In its first full hearing since the November elections, the Senate Committee on Health, Education, Labor and Pensions (HELP) met on Thursday to discuss the nominations of P. David Lopez to serve another term as General Counsel of the Equal Employment Opportunity Commission (EEOC), and Charlotte Burrows to serve as an EEOC Commissioner. 

President Obama nominated Charlotte Burrows, currently the Department of Justice Associate Deputy Attorney General, to become a new member of the EEOC in September. If confirmed, Burrows would be the third Democratic Commissioner of the five-member Commission. The current EEOC includes Chair Jenny R. Yang (D), whose term expires on July 1, 2017; Constance S. Barker (R), whose term expires on July 1, 2016; Chai R. Feldblum (D), whose term expires on July 1, 2018; and Victoria A. Lipnic (R), whose term expires on July 1, 2015. 

Much of the sparsely-attended hearing focused on the EEOC's recent targeting of employee wellness programs, and its investigation of potential unlawful activity when no formal complaint has been filed. With respect to wellness programs, Senators brought up the two recent merits lawsuits the EEOC has filed against companies, and a third action the agency brought for temporary relief, all alleging the companies' wellness programs violated the Americans with Disabilities Act (ADA) and/or the Genetic Information Non-Discrimination Act (GINA). Sen. Al Franken (D-MN) asked General Counsel Lopez how he strikes a balance between the promotion of wellness programs under the Affordable Care Act (ACA), and medical privacy concerns under the ADA and GINA. Lopez responded that under the agency's 2000 guidance, the provision of medical information under a wellness program must be "voluntary" to be considered lawful. Further discussion of what constitutes "voluntariness" showed that the issue is thorny and complex.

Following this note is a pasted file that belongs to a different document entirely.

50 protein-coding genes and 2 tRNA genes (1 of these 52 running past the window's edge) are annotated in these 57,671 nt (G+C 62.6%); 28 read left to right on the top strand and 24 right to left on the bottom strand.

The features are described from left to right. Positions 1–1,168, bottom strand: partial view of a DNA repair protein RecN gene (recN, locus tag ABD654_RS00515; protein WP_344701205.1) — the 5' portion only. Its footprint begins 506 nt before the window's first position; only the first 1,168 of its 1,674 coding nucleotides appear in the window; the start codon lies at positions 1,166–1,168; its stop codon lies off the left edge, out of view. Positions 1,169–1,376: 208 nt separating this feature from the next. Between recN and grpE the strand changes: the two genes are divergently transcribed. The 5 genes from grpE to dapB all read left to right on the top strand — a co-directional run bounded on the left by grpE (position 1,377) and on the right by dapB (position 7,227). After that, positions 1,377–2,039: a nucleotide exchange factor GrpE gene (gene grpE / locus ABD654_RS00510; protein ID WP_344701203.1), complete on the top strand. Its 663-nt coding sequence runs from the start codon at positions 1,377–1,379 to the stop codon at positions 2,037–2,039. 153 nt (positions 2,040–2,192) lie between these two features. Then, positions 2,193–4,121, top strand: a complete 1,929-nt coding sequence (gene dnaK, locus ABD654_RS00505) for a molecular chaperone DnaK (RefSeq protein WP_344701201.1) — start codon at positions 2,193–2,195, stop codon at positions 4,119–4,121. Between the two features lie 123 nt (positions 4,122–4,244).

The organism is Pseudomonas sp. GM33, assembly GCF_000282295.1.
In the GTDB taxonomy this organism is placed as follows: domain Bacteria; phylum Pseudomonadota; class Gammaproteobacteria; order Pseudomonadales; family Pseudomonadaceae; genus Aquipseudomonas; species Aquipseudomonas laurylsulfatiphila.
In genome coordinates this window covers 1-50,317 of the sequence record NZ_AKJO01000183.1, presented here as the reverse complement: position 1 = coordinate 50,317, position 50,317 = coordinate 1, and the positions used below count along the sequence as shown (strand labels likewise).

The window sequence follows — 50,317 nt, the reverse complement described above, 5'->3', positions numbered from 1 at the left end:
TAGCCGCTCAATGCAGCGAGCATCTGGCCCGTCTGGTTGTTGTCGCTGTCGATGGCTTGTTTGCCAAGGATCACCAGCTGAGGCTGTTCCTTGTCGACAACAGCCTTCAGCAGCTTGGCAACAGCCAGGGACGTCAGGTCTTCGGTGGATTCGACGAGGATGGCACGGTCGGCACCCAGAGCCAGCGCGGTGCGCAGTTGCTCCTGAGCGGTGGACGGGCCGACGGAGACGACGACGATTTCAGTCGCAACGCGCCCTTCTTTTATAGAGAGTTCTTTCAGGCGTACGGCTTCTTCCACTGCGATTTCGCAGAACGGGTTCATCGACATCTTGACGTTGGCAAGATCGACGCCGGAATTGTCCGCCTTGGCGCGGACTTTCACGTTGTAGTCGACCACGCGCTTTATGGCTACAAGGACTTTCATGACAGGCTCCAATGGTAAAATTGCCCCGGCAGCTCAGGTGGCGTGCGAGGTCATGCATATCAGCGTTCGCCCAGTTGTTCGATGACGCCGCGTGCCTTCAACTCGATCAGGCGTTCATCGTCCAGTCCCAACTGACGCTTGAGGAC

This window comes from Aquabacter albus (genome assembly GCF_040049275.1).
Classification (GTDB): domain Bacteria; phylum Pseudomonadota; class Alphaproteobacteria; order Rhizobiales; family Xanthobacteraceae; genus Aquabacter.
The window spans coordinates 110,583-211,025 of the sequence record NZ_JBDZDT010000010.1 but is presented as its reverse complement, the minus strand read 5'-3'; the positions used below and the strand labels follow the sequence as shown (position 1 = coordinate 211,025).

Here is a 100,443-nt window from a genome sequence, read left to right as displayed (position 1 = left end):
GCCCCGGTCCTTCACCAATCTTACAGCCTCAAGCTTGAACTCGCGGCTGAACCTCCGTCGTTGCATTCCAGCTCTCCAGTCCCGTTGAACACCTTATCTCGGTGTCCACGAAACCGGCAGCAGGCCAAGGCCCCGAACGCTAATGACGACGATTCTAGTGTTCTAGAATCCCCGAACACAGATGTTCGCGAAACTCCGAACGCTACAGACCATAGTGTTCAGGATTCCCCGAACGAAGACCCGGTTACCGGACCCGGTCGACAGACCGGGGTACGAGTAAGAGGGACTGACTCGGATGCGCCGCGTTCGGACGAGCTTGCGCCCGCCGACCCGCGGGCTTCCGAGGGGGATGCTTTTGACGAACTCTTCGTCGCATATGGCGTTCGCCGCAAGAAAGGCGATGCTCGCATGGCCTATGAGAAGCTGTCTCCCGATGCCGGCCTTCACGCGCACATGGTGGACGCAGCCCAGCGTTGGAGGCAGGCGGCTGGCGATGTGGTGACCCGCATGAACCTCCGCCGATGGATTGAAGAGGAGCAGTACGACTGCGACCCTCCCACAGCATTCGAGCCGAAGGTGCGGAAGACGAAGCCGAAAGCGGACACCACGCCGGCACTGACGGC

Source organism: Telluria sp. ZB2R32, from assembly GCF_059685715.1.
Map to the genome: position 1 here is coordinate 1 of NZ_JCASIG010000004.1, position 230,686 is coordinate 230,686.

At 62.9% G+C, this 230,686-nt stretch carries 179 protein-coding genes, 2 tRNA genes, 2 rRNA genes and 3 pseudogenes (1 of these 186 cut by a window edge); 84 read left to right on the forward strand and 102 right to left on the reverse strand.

Ranking member Lamar Alexander (R-TN) said there is "value" in the EEOC's formulation of guidance to "harmonize" wellness under the ADA and the ACA. To this end, he asked nominee Burrows whether if confirmed, she would allow the public to comment on such guidance before it is issued. She responded that "it's very important to have input from all stakeholders," but said whether traditional "notice and comment" feedback would be warranted is something she would have to discuss with her fellow Commissioners. 

In addition to what he felt was a "lack of transparency" with respect to the agency's issuance of guidance documents without soliciting meaningful public input, Sen. Alexander criticized the EEOC for placing "too much emphasis on litigating high-profile lawsuits, and too little emphasis on the charges that have been filed." He noted that last year the EEOC received more than 93,000 charges of discrimination, and that more than 70,000 remain unresolved. Alexander took particular issue with the EEOC's investigation of accounting firms whose partners have voluntary signed mandatory retirement agreements. The EEOC is reportedly examining whether such agreements violate the Age Discrimination in Employment Act (ADEA). Alexander said the EEOC's litigation strategy is "time-consuming and costly," and that a better use of the agency's limited resources would be resolving its backlog of pending charges. 

An archived webcast of the hearing can be found here.